Max is being held somewhere on the outskirts of Banshee and is suffering from his chronic asthma. Without his nebulizer the poor kid will not make it through the night as he continues to gasp for air. His grandfather, Rabbit, is scaring the hell out of him and his anxiety is not making his asthma any better. Back at the Hopewell residence Carrie unearths a suitcase buried in the backyard. The suitcase is filled with her old life; guns, guns and more guns. Gordon startles her asking how long that has been there and if anything about her is real. As they get back into the house, Rabbit is sitting in their den with his granddaughter Deva across from him. Carrie pulls a gun on Rabbit and suddenly worlds are colliding. The past is quickly catching up to the present and the future looks scary. Carrie, Gordon and Deva plead with Rabbit to return Max safely home. Carrie transforms back into Anastasia and she begins to converse with Rabbit in Russian. Clearly Carrie/Ana is doing this as a ploy to assuage her father to return Max, but after she admits to killing Olek, Rabbit becomes irate. He takes the nebulizer and leaves but it really has kept me guessing just what exactly Olek’s role really was in Rabbit’s organization. Clearly he was not just some hired gun, judging by the boss’ reaction.
Chief Longshadow calls in a degenerate gambler who is in to the casino for close to fifty large and makes him a proposition. The giant man used to work for Proctor, but they parted ways under a haze of mystery. The new Chief wants to make a deal to wipe his gambling slate clean and have the towering gambler somehow take care of Proctor. I will definitely be looking for how that pans out in the season finale because it is those little plot points that are putting Banshee on more and more viewers’ DVR’s. Also, Longshadow’s mysterious and comely sister somehow has a hand in the tribe’s future. The Easter egg at the end of the credits this week has her sharpening a throwing axe and then heaving it across the room into the wall. There is nothing sexier than a hot babe and a blade.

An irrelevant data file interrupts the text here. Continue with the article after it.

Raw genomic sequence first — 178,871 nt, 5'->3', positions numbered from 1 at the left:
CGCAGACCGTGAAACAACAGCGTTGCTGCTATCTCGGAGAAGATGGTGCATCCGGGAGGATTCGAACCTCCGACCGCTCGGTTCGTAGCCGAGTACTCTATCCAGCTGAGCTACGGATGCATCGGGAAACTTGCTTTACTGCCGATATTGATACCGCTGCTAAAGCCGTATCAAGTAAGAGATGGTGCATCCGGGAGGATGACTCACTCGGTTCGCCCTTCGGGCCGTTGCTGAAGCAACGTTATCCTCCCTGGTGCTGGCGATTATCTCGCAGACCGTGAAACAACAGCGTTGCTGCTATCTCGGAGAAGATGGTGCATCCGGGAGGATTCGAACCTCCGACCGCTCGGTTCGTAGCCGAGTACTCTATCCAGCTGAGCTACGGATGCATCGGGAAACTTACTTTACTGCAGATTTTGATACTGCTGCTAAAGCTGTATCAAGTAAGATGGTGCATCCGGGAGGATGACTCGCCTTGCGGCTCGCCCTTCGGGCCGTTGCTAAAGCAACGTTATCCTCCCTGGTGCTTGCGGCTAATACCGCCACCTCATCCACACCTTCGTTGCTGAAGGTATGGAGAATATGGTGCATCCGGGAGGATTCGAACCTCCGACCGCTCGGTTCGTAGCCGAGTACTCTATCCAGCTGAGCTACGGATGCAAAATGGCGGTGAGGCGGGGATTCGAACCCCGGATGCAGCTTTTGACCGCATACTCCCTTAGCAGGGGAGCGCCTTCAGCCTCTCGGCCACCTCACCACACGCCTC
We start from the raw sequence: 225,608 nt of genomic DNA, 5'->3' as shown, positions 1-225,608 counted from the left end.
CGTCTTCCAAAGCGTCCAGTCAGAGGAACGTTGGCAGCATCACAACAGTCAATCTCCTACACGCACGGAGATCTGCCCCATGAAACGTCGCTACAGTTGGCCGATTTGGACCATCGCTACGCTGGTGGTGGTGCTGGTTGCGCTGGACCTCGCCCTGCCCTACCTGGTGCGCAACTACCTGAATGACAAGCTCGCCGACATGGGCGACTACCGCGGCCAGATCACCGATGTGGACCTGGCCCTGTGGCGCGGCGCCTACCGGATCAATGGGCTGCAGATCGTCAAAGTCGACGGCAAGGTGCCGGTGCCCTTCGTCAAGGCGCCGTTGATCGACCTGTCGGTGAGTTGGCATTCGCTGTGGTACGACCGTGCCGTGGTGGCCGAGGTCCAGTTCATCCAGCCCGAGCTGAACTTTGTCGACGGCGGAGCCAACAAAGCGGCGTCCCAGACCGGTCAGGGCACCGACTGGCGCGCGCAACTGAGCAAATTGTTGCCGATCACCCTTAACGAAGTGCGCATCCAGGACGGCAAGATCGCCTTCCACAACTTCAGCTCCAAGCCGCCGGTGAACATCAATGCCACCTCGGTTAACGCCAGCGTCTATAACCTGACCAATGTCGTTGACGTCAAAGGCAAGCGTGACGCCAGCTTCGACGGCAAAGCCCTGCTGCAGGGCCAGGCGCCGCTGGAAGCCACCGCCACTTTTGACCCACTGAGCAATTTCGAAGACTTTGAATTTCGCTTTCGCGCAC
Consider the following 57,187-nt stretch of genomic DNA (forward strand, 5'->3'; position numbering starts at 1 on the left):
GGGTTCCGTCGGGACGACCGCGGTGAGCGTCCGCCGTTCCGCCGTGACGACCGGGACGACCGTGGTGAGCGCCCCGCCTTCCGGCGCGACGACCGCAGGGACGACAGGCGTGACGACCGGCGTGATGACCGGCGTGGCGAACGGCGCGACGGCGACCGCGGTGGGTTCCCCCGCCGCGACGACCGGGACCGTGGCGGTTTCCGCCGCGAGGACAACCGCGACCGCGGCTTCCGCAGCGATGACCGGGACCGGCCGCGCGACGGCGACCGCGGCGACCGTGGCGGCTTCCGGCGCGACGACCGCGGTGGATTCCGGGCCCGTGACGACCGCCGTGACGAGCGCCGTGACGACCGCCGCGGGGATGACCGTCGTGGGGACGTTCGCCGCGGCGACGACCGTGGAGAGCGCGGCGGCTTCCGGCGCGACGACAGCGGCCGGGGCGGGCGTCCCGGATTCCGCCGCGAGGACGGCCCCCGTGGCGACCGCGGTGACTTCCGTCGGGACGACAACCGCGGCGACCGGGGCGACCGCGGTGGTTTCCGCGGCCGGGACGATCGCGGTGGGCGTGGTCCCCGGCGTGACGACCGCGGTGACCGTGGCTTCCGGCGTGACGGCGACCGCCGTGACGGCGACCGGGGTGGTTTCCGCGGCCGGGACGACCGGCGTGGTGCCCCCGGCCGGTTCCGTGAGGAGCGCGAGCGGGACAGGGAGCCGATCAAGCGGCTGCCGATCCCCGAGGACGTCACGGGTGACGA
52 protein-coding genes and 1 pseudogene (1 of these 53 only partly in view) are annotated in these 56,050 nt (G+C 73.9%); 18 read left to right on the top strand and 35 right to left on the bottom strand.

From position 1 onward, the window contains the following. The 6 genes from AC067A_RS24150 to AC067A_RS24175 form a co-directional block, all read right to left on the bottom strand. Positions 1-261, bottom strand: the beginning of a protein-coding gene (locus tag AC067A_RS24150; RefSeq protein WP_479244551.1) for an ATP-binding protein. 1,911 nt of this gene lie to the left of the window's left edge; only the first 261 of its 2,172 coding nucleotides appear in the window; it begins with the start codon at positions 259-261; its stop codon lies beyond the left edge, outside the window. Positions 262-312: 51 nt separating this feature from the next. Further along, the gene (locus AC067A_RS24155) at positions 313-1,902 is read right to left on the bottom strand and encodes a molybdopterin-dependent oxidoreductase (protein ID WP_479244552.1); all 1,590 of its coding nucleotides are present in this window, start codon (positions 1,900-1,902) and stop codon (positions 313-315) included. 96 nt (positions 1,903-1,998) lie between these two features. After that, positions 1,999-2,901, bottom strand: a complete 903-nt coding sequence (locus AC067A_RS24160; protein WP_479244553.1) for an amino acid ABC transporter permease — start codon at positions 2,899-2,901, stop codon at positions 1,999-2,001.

Hood is nursing his wounds from the Proctor fight back at the Cadi when his almost Jedi-like senses go off and he pulls his gun faster than a light saber ,aiming his police issued pistol above him at the catwalk. It is Rabbit and this looks to be the end of the road. Rabbit gets in his verbal jabs at Hood about being locked up for all that time with animals only to find Anastasia married with a family in rural Pennsylvania. As he makes his way down the catwalk, before leaving, Rabbit relays to Hood that he wanted his face to be the last he ever sees. After he exits I noticed something in Hood’s eyes I had not seen all season: fear. With his gun cautiously still drawn, the camera seems to envelop Hood as he turns and hears the cocking of many guns. He simply mutters “Shit” and the episode ends . . .
I have to say that Banshee has really done an outstanding job setting up their first season finale. The characters are broadly intriguing on so many levels and there are no “throwaway” scenes. All of the time allotted for the episode is used wisely and each piece of the puzzle culminates into one terrific show that manages to combine violence and revenge, past and present and the power and struggle that is family and love. Sometimes the biggest of secrets can lie in the smallest of places and, in this case, that place is Banshee, PA.